Roses are economically important ornamental plants in the United States and contribute substantially to the ornamental horticulture sector. The wholesale value of potted roses in the United States, sold as florist roses for indoor and patio use, accounts for more than seven million pots with a value of $23 million (NASS, 2012), Roses sold as cut flowers account for more than $17 million (NASS, 2012). The wholesale value of roses sold as deciduous shrubs is more than $194 million (USDA, 2010). Among the many diseases reported on roses, bacterial leaf spot caused by Xanthomonas sp. is a relatively new disease affecting nursery production. The disease is widespread and documented in Florida on the shrub rose varieties ‘RADrazz’ (Knock Out®) and ‘RADtco’ (Double Knock Out®) (Vallad, 2009). This disease causes chlorotic and necrotic spots on the foliage rendering the plants unmarketable (Fig. 1). Florida’s high relative humidity of greater than 75% throughout the growing season provides a favorable condition for the development of the disease and the spread of Xanthomonas sp. on roses.
Most commercial nurseries use overhead irrigation for rose production that further contributes to disease incidence and spread. There is currently no available information on best management practices for bacterial leaf spot on roses. Copper bactericides may provide control as in the case of other bacterial diseases, although copper tolerance in Xanthomonas spp. is common (Canteros, 2002; Pernezny et al., 2008; Ritchie and Dittapongpitch, 1991). We currently have no information on copper tolerance or resistance of rose strains of Xanthomonas sp. The current nursery plant disease management plan involves use of fungicides/bactericide rotations for management of black spot, Cercospora leaf spot, and bacterial leaf spot. This rotation plan includes the use of azoxystrobin, mancozeb, thiophanate methyl, and copper hydroxide-based chemistries in rotation at 7- or 14-d intervals depending on existing weather conditions from early spring to late fall (Stewart Chandler, Monrovia, personal communication). Current studies by our group and other groups in Florida are evaluating fungicide/bactericide rotation options for management of bacterial leaf spot on roses. Preliminary studies on the use of Acibenzolar-S-methyl, a systemic acquired resistance (SAR) inducer, that activates plant defense systems by increasing the transcription of stress-related genes indicate its ability to reduce bacterial leaf spot severity (Vallad, 2009).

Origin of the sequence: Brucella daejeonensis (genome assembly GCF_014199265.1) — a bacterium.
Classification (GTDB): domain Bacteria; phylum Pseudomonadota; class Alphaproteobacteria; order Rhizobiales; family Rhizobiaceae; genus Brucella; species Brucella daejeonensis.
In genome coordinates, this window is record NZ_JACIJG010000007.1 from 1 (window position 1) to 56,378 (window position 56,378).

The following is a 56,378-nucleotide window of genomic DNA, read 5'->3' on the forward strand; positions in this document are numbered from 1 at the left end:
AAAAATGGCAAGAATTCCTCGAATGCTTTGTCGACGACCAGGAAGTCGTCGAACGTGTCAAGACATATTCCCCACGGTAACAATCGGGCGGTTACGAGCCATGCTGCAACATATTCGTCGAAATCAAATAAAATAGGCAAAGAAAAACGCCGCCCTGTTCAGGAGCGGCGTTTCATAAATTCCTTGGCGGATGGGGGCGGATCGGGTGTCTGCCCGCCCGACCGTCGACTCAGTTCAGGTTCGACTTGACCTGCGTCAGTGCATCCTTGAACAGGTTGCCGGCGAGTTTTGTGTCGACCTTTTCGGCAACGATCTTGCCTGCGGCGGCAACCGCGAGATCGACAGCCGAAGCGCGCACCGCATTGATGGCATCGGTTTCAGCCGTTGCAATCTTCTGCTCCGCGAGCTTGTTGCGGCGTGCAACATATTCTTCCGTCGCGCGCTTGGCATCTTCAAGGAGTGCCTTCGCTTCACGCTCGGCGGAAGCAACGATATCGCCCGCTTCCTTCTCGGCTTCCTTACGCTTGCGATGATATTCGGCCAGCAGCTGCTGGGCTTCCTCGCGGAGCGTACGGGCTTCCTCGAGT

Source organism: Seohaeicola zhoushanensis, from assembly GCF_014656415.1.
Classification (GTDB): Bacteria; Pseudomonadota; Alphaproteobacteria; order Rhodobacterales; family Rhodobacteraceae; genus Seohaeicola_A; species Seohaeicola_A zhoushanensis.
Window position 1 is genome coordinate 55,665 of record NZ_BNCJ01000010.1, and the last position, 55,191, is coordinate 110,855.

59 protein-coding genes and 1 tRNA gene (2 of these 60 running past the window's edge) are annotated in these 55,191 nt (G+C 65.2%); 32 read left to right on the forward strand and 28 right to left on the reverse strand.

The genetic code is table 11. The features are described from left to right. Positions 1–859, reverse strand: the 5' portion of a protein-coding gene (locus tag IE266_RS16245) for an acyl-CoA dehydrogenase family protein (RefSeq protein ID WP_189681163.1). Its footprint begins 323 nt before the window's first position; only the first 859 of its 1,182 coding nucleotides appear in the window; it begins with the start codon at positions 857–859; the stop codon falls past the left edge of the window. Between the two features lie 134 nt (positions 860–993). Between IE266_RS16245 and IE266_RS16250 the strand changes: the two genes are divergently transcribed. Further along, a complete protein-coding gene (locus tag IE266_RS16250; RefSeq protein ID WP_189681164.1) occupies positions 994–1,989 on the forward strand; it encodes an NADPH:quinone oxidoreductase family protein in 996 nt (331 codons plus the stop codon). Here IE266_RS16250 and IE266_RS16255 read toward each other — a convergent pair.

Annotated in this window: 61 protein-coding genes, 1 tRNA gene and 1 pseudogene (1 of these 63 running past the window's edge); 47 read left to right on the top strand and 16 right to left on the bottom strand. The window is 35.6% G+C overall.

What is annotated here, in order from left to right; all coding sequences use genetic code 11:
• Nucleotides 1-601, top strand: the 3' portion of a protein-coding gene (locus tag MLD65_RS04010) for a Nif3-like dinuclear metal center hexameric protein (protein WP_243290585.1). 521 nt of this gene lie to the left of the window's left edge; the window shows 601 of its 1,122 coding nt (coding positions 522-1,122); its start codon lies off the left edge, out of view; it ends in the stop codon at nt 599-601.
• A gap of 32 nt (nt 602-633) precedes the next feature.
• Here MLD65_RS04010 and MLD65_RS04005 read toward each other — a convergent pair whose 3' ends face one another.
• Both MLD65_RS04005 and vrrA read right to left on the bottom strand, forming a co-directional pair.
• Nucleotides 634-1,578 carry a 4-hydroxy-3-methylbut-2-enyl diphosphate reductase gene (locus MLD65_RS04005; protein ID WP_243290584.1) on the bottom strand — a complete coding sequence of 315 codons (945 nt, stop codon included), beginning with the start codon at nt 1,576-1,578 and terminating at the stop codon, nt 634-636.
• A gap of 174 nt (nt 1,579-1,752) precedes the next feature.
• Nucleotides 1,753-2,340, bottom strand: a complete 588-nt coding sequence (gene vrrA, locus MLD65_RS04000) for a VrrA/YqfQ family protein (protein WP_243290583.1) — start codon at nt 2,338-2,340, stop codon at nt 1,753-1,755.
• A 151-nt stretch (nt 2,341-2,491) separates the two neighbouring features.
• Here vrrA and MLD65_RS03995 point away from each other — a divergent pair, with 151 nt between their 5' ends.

A new area of our focus is exploring the possibility of using light-activated antimicrobials for management of bacterial leaf spot on roses. Antimicrobial photocatalyst technology has emerged from basic research and development to the application level in engineering and medicine with the development of TiO2 nanoparticles (Chen and Mao, 2007; Matsunaga et al., 1985). In the presence of light, TiO2 nanoparticles create highly chemically reactive hydroxyl and superoxide free radicals, which are detrimental to bacterial cells. This photocatalytic process continues as long as sufficiently energetic light is available. Although TiO2 nanoparticles have antimicrobial properties, using different doped (materials inside the TiO2 structure) versions of TiO2 with Zn, silver, and copper can further enhance the functional properties (Colon et al., 2006; Namiki et al., 2005). Research studies have shown the antimicrobial potential of TiO2 nanoparticles on bacteria, fungi, and viruses (Adams et al., 2006; Anpo, 2000; Choi et al., 2009; Dancer, 2008; Page et al., 2009; Tsuang et al., 2008; Wu et al., 2010). A recent study demonstrated the effectiveness of applying macroparticle TiO2 as a foliar spray against bacterial blight of geranium and bacterial leaf spot of poinsettia caused by X. hortorum pv. pelargonii and X. axonopodis pv. poinsettiicola, respectively (Norman and Chen, 2011). That study indicated that a key limitation in the commercialization of macroparticle TiO2 was the higher level of white residue that remained on leaves after application, subsequently reducing the marketability of plants for ornamental use. Also, a large quantity of material may have to be used for effective disease control, which is not a sustainable approach. Also, TiO2 photocatalysts have been previously shown to have antifungal activity and yield improvement potential in many crops (Lu et al., 2006; Owolade and Ogulenti, 2008).
The objective of this study was to evaluate the photocatalytic effect of a TiO2/Zn nanoparticle formulation on a Xanthomonas sp. infecting roses and the impact of foliar applications on bacterial leaf spot. We hypothesize that the TiO2/Zn nanoparticle formulations may offer high bactericidal action in the presence of light and high efficacy in reducing bacterial leaf spot severity than the currently available industry practice.
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